In previous years, Barrett subtly signaled her disagreements with other conservative justices, but still largely voted with them. This term, Harvard Law professor Richard Lazarus said, “she announced her split with both votes and all trumpets blaring.”

When the court said federal prosecutors overstepped in using an obstruction statute to charge defendants accused of disrupting the electoral vote count on Jan. 6, 2021, Barrett wrote the dissent. Joined by liberal Justices Sonia Sotomayor and Elena Kagan, she scolded the majority for suggesting that in passing the obstruction law, Congress did not intend it to apply to an event like the Capitol riot — or even envision such an event.

“Who could blame Congress for that failure of imagination?” she asked, parenthetically.

It is likely that Sotomayor, who has seniority among the liberal justices, assigned Barrett to write the dissent. The two appear to have a warm relationship and have headlined several joint public appearances to make the case for disagreeing more agreeably.

Barrett also diverged from the conservative majority when the court rejected a California lawyer’s effort to trademark “Trump Too Small” for use on T-shirts. Barrett agreed with the outcome but wrote separately to criticize the majority opinion — written by Thomas — saying some of its reasoning is “wrong twice over” and taking issue with Thomas’s “laser-like focus on the history.”

Jonathan Adler, a law professor at Case Western Reserve University who has known Barrett since her days teaching at Notre Dame, said Barrett is “speaking more directly and in her own voice.”

“More than some of the justices, if she’s going to support a change in the law, she really wants to know what’s on the other side of that door,” he said.

In one of the most closely watched cases of the term, Barrett showed she is increasingly comfortable criticizing any of her colleagues. When the court unanimously rejected a Colorado ruling that would have disqualified Trump from the ballot for his actions around Jan. 6, Barrett joined the liberals in a concurring opinion that said parts of the majority ruling went too far.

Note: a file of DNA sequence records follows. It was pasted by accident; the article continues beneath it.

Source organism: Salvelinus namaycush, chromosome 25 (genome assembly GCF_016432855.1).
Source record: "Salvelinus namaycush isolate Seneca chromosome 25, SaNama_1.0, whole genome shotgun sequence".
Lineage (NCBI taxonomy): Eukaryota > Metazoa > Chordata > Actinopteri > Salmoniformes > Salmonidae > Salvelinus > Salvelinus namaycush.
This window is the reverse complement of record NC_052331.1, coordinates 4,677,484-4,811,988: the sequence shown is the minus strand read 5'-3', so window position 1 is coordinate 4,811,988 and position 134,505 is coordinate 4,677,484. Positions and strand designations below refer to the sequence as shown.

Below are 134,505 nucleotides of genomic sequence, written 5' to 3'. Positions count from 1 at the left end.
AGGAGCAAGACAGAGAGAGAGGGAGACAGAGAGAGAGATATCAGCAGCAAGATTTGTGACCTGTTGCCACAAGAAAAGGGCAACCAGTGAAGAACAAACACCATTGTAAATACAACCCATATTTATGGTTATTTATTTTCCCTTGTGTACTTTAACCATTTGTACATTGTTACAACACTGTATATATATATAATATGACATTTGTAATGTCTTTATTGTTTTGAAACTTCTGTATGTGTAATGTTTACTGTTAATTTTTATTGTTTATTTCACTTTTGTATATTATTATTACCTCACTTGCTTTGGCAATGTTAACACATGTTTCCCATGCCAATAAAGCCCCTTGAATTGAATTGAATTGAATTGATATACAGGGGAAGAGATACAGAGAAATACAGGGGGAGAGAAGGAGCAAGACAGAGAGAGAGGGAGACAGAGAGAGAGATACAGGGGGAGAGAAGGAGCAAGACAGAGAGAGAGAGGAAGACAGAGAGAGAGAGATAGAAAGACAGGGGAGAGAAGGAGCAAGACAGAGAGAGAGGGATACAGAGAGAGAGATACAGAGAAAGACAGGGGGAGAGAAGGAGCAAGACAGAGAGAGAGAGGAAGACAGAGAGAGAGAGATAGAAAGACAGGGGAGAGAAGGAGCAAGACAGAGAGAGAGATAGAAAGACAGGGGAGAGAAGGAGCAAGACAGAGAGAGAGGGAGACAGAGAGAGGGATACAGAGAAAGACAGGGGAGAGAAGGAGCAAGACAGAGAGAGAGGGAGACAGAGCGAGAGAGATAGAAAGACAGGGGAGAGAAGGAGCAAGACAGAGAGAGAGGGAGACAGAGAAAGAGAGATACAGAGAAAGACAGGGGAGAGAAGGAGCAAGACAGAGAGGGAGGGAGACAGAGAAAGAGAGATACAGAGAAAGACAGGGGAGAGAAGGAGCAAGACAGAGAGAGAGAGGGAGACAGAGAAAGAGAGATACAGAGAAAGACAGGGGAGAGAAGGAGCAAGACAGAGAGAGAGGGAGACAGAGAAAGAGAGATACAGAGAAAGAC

But Barrett suggested the liberals had overstepped as well in their separate opinion, which blasted their colleagues for trying to “insulate all alleged insurrectionists from future challenges to their holding office.”

Barrett said the case involving the presidential election called for comity. “For present purposes, our differences are far less important than our unanimity,” she wrote. “All nine Justices agree on the outcome of this case. That is the message Americans should take home.”

The justice has also distinguished herself with her questions from the bench. At oral argument in the emergency abortion case, Barrett expressed frustration with the attorney representing Idaho, whose responses appeared to differ from what was said in lower court proceedings.

“Counsel, I’m kind of shocked,” she said.

In a separate case challenging access to the abortion pill, Barrett, along with the other female justices, was extraordinarily specific in her questions. A mother of seven children, she talked openly about medical procedures after miscarriages and other aspects of reproductive health.

Last week, when the court cleared the way to at least temporarily allow access to emergency abortions in Idaho while litigation continues, Barrett — joined by Roberts and Kavanaugh — wrote that the shifting situation on the ground and evolving positions of the parties meant the court had mistakenly and prematurely intervened.

During the argument over Trump’s claims of immunity, Barrett seemed more interested in the practical implications of the court’s eventual ruling for the former president’s trial in D.C. than her fellow conservatives, who steered questions away from the alleged election interference and toward broader principles of executive power.

In a key exchange, Barrett got Trump’s lawyer to concede that many of the alleged acts in the special counsel’s indictment amount to private conduct that would not be shielded from prosecution.

Last fall, Barrett participated in an interview with Catholic University law professor Kevin Walsh, a fellow former law clerk to the late Justice Antonin Scalia. Barrett sounded a lot like a former law professor when she explained that she often writes separately to send a message to academics and lawyers about evolving legal questions or to provide direction to lower courts about the limits of an opinion.

“Anytime that I don’t join a part of an opinion,” she said, “I feel like I owe an explanation.”

This post appeared first on The Washington Post